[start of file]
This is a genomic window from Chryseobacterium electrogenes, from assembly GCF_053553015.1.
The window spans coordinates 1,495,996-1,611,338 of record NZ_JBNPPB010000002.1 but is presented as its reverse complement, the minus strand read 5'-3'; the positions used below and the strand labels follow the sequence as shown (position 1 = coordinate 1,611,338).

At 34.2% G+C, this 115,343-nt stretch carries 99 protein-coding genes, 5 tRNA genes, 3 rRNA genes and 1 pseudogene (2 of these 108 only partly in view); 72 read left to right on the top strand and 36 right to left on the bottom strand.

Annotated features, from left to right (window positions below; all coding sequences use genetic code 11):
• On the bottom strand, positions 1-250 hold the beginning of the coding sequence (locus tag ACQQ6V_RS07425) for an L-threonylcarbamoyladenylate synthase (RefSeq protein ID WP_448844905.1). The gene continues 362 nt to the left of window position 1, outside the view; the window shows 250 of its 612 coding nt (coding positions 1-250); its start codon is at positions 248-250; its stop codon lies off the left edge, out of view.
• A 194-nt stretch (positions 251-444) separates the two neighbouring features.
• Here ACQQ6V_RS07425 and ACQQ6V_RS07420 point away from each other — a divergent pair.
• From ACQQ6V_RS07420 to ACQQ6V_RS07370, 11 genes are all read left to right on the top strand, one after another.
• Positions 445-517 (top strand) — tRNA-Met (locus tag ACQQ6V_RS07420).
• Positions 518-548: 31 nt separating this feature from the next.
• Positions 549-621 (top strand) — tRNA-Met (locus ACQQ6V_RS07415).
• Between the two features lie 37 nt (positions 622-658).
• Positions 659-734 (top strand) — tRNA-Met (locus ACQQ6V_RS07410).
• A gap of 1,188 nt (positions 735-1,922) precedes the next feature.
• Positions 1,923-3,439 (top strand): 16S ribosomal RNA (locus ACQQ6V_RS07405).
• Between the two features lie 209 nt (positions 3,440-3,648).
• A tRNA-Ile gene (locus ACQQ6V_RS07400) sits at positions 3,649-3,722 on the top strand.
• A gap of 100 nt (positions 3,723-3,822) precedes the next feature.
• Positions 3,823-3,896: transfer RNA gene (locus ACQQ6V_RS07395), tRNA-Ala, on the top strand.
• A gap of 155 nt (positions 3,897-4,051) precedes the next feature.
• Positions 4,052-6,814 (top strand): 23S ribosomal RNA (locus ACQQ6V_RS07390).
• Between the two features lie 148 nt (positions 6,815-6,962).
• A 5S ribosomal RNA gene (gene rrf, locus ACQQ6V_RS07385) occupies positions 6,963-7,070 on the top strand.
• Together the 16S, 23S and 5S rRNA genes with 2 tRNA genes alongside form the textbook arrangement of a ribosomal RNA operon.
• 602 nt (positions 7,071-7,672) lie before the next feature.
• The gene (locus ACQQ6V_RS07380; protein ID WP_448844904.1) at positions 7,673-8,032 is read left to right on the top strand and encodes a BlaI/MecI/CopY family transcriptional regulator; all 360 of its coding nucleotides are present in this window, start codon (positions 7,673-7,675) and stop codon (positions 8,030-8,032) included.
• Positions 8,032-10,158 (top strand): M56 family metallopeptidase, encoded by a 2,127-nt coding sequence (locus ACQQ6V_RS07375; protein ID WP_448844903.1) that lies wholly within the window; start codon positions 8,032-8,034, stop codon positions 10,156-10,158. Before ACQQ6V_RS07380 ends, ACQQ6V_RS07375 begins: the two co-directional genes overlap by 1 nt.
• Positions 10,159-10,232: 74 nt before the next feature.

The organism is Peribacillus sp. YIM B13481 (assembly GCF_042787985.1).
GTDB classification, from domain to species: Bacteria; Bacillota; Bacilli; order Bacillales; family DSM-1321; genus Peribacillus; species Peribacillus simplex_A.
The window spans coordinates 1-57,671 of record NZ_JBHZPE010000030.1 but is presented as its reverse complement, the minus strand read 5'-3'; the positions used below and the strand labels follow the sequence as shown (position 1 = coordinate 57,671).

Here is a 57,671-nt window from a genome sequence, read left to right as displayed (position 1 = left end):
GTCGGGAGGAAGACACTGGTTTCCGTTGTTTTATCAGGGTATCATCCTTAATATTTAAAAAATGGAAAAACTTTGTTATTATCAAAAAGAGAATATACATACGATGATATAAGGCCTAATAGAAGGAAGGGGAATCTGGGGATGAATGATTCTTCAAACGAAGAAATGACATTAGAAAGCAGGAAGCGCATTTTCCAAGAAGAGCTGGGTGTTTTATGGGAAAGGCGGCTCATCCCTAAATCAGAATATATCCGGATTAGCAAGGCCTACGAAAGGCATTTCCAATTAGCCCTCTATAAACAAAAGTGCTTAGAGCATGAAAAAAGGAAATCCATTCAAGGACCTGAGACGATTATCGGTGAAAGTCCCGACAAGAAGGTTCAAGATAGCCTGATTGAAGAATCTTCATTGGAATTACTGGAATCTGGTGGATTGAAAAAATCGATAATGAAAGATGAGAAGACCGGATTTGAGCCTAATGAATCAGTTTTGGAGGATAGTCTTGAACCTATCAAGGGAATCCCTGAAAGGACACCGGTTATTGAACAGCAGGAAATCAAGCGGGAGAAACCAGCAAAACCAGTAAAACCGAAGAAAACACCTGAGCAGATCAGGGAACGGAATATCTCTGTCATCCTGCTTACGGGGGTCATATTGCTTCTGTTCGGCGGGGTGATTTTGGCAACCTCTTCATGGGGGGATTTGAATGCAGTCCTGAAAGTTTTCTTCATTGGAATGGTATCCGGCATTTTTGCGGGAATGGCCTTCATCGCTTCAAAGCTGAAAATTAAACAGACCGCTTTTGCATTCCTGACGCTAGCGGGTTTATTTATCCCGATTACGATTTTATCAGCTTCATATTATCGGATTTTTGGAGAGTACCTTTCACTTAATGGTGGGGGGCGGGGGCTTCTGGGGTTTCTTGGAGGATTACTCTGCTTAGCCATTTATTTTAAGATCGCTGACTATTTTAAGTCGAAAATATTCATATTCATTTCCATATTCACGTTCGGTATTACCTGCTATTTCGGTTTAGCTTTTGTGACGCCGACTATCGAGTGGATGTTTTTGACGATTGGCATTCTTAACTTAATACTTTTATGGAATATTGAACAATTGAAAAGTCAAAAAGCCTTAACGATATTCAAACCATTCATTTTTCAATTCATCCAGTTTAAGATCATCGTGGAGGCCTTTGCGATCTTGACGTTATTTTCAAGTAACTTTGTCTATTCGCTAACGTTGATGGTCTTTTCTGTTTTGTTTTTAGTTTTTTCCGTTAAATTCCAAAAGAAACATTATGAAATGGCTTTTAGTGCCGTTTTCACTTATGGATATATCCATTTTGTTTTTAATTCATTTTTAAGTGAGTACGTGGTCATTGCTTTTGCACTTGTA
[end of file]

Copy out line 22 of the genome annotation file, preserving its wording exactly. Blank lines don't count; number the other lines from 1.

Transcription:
• Between the two features lie 148 nt (positions 6,815-6,962).